On Wednesday, Lance Corporal Robert Cook received full military honours at a ceremony near the town of Ypres as he was finally laid to rest over 100 years after his death on May 2, 1915.

The British soldier, born in Bishop Wilton in the East Riding of Yorkshire and one of seven children, died age 38.

His identity was confirmed by experts from the Ministry of Defence's Joint Casualty and Compassionate Centre (JCCC), known as the war detectives.   

But with so much time passed since the events of the war, and with many battlefields fought over more than once between 1914 and 1918, it can be a huge challenge to identify any remains found.

The process involves pouring over trench maps and historical research as well as studying any artefacts found that might point to the fallen soldier's rank or regiment. 

Getting a suitable DNA sample to compare can be difficult, with many young soldiers having lost their lives before having children.

In the case of L/Cpl Cook, experts were able to trace his surviving great nephew who agreed to provide a sample, which turned out to be a match.  

'Those who we may never know, but who knew each other's names as they stood side by side in the trenches.

'So this is an important day for many reasons. 

'Most importantly for the family of Lance Corporal Cook to finally be able to lay to rest his remains side by side with his colleagues. But also to celebrate his memory.'

Mr Whitehead, who serves as chaplain to 3rd Battalion The Royal Anglian Regiment, spoke of the privilege to be at the ceremony and remember the sacrifice made by L/Cpl Cook and many others.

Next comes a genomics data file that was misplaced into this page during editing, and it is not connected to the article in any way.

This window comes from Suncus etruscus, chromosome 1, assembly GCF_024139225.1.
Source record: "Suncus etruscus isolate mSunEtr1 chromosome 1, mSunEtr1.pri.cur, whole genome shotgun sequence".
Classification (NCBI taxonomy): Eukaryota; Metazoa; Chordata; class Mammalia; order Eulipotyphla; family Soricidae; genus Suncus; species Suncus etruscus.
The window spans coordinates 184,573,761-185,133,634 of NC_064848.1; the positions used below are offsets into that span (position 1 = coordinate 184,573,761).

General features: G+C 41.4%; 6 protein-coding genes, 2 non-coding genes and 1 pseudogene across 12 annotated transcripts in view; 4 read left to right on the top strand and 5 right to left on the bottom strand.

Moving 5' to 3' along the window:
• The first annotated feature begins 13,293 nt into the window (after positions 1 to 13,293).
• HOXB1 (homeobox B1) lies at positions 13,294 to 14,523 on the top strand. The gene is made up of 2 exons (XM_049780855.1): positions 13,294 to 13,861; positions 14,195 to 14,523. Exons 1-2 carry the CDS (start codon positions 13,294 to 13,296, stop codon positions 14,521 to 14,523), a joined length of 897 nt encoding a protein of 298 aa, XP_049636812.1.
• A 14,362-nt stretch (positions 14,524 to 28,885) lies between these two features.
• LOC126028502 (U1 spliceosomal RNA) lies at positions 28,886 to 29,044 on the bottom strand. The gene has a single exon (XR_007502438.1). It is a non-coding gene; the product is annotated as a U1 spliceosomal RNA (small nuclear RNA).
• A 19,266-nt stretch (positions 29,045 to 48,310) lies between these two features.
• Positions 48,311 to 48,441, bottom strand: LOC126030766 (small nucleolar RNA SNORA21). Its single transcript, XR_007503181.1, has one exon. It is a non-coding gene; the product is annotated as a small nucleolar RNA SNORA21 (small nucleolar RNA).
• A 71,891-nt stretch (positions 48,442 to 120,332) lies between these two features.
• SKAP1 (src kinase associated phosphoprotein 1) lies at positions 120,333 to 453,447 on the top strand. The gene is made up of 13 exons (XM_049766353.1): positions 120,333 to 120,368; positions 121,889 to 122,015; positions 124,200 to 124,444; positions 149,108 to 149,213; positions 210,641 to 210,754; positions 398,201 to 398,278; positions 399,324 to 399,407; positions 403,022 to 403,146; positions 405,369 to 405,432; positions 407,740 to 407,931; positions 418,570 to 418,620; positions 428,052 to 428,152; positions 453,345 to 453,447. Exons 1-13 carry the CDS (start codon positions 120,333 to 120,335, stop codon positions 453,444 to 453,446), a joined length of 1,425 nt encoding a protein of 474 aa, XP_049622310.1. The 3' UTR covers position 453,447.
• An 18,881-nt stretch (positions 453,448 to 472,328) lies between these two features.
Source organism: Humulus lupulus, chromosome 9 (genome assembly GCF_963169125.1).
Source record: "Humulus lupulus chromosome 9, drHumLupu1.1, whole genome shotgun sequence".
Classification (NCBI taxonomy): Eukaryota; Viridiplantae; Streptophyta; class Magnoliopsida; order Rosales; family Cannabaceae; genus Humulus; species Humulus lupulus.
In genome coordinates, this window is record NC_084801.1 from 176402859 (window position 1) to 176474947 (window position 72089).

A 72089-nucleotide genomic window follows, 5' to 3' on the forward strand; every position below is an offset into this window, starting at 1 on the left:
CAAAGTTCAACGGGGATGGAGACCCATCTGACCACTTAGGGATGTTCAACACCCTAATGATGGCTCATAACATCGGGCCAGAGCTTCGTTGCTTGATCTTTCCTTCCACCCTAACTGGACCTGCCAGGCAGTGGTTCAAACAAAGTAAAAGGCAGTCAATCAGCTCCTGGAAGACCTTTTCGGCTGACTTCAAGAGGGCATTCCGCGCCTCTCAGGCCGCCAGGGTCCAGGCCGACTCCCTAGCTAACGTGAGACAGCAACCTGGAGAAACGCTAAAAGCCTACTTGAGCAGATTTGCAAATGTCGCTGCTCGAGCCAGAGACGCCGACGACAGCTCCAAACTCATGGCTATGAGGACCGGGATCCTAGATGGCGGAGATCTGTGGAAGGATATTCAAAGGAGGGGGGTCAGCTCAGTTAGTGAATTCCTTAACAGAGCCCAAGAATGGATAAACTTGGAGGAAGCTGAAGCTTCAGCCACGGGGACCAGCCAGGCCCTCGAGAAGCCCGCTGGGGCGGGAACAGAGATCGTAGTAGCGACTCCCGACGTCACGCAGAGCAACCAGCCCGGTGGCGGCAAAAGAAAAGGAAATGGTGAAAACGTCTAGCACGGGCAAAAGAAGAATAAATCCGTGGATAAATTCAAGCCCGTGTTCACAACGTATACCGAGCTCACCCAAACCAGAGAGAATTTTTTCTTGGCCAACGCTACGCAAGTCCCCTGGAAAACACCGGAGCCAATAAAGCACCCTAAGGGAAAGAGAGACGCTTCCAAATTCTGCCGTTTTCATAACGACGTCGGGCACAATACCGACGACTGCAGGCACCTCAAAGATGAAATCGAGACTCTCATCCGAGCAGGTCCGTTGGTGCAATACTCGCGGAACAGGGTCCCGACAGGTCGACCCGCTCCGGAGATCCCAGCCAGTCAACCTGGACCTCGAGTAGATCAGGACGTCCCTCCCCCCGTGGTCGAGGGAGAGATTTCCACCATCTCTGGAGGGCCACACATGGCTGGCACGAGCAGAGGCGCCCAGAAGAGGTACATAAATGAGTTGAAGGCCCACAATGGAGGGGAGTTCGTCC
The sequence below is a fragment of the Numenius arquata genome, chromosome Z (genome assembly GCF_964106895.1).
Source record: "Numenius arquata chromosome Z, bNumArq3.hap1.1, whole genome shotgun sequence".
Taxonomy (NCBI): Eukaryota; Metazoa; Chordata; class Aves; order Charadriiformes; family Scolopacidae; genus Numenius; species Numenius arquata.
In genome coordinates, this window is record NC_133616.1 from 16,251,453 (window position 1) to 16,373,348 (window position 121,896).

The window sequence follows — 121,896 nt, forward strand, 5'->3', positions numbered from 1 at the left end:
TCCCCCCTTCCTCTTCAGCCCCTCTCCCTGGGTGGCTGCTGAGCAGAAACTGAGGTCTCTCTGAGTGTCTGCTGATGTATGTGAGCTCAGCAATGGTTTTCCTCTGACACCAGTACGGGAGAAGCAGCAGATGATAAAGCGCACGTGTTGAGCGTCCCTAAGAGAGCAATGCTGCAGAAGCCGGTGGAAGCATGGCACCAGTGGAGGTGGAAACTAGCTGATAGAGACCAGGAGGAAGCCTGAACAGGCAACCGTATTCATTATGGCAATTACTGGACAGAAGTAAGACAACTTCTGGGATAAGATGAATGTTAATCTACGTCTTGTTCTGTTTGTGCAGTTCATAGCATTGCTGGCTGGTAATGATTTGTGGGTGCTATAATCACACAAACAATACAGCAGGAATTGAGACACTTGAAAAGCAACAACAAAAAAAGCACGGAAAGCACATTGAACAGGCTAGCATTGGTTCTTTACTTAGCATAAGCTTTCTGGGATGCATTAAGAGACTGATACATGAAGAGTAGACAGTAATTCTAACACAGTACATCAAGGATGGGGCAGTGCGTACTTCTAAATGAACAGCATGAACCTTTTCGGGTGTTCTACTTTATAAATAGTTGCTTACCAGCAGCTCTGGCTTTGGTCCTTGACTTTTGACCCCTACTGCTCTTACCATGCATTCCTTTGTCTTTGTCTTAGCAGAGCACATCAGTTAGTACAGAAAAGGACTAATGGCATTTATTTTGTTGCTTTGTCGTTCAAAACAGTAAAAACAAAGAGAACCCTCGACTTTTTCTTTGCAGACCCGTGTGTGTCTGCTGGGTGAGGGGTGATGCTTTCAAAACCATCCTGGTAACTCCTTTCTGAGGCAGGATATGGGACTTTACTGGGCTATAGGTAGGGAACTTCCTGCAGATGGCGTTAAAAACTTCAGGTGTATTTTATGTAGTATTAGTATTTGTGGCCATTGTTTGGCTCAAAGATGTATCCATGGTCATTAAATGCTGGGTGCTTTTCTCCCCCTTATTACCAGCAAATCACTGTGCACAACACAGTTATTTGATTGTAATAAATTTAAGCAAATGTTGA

The British soldier's surviving great-nephew Arthur Cook was presented with the folded Union flag.

After the coffin was lowered into the ground, volleys of shots rang out as six soldiers honoured him with a gun salute.

As the service drew to a close, the famous line from Laurence Binyon's poem For The Fallen - 'We will remember them' - was read out and echoed by military and civilian guests.

After the service, Arthur Cook said he had been surprised to be contacted by a team from the Ministry of Defence requesting a DNA sample.

Asked about the service, he said: 'I can't put it into words, it's just amazing. I never anticipated anything of this nature.

'To think that 105 years further on and they still put this effort into a burial is unbelievable, it's amazing.'

He praised the 'forensic' work of the JCCC team and the Essex Regiment Museum in identifying L/Cpl Cook.

Mr Cook, 73, who lives in Orkney in Scotland, pledged to pass down the knowledge through his family.

The JCCC team known as the 'War Detectives' work to match names to remains of soldiers.

One of the team, Rosie Barron, said that L/Cpl Cook was one of 24 soldiers whose remains were discovered near the site in 2014 and 2015.

She added: 'He was found with a cap badge and shoulder titles of the Essex Regiment, and he also had a medal ribbon bar with three medal ribbons of South Africa medals, so we knew that this solider had served in the Boer War, and based on that we were able to work out roughly how old he might have been

'In this case it was very much a question of the artefacts supported the DNA evidence so the whole thing came together.'

Ms Barron praised the work of retired Major Peter Williamson from the Essex Regiment Museum, who provided crucial help narrowing the evidence down until they were sure it was L/Cpl Cook.     

Tens of thousands of those who died in Flanders, including during the five battles of Ypres, have never been found.

The names of more than 54,000 men are inscribed on the Menin Gate in the town, a monument to those whose graves are not known.